|Anthony Rebola, 1817, Arlington, MA|
In Memory of
ANTHONY J.B. REBOLA,
Son of Mr, LAZARO & Mrs, ANN
Rebols, who died Aug. 28.
1817 Aged 14. Mon.
Here lies the fairest bud of hope,
To which the fondest wish was given
If thou wouldst know its happyer state
Repent and seek the flower of heven.
I am going to go out on a limb and speculate that there is a chance that Lazaro Rebola was Catholic.
Well, there must be an interesting story behind how Lazaro Rebola ended up in Arlington in 1817. Almost like finding a Patrick O'Hara in Lexington in 1750.
This fascinating stone reminds me of the ancient Roman coins that are occasionally seen where an emperor or other figure has had his picture carved over by hand with a Chi-Rho.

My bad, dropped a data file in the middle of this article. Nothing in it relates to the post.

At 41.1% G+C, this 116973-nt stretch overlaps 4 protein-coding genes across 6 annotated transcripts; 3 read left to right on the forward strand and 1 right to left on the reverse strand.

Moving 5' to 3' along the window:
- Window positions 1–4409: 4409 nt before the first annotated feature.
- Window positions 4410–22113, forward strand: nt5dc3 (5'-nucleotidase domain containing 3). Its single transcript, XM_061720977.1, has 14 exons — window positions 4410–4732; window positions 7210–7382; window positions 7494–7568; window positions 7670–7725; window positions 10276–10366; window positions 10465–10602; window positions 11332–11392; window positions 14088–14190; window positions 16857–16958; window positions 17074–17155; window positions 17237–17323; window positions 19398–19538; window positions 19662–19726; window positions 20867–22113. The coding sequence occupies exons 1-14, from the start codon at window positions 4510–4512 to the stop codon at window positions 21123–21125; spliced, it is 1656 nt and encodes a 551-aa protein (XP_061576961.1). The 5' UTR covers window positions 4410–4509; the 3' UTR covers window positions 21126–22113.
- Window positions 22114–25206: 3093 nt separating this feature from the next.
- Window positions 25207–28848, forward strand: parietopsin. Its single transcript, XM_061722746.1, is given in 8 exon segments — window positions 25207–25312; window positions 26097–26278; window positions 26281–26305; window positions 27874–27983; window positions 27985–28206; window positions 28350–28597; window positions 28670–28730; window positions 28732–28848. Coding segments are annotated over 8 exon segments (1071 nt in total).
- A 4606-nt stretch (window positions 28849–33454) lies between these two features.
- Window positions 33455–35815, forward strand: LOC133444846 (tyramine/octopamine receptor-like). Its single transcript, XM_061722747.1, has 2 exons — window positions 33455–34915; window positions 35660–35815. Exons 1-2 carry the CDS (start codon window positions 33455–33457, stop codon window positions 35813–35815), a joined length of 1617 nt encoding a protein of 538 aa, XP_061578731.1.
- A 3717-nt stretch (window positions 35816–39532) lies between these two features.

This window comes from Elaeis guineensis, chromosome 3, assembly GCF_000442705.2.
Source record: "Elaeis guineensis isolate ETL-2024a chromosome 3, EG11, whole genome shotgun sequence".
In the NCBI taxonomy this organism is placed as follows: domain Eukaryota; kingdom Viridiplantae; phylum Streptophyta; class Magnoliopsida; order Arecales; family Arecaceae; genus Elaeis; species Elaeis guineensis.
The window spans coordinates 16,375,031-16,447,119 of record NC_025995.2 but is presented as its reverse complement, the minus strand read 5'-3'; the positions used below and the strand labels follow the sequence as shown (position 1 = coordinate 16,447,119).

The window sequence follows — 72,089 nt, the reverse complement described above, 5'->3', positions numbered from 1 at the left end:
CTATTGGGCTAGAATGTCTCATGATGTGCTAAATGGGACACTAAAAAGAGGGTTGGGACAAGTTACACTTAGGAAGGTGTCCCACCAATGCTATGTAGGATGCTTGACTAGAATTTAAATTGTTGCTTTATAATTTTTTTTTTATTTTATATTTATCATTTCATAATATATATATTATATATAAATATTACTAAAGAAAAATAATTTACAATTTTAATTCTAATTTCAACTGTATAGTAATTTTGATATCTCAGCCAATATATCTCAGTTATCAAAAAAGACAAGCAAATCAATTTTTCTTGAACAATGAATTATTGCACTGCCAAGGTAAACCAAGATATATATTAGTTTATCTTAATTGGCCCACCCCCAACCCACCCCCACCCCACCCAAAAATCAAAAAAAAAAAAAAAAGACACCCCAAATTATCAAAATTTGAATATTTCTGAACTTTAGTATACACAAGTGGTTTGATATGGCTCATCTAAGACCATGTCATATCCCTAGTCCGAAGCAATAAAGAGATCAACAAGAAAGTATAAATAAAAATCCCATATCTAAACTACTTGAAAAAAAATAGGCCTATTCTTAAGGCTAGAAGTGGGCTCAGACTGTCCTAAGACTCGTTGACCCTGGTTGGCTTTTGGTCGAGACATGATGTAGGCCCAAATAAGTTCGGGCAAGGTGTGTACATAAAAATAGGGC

I love the difference in carving depth of the main motif of urn/willow and the tacked-on crosses. Never seen the template deviate like this. Thanks for posting!
I wonder if the "J.B." is "John Baptist" ("Giovanni Battista" is very common in Italian men's names of the period). This is the very latest stone I found carved by English-born Robert Hope of Boston, who died 7 months after Rebola. Also, there are some early stones with a cross as the central feature in Boston's Central burial ground--I know those for Edmund Malone (1804) and John Chandler (1804), both carved by Benjamin Hodgdon while employed by John Just Geyer, Sr. There are more out there, but I don't know which the earliest are. I wonder if anyone has looked into the earliest Catholic memorials of old New England?
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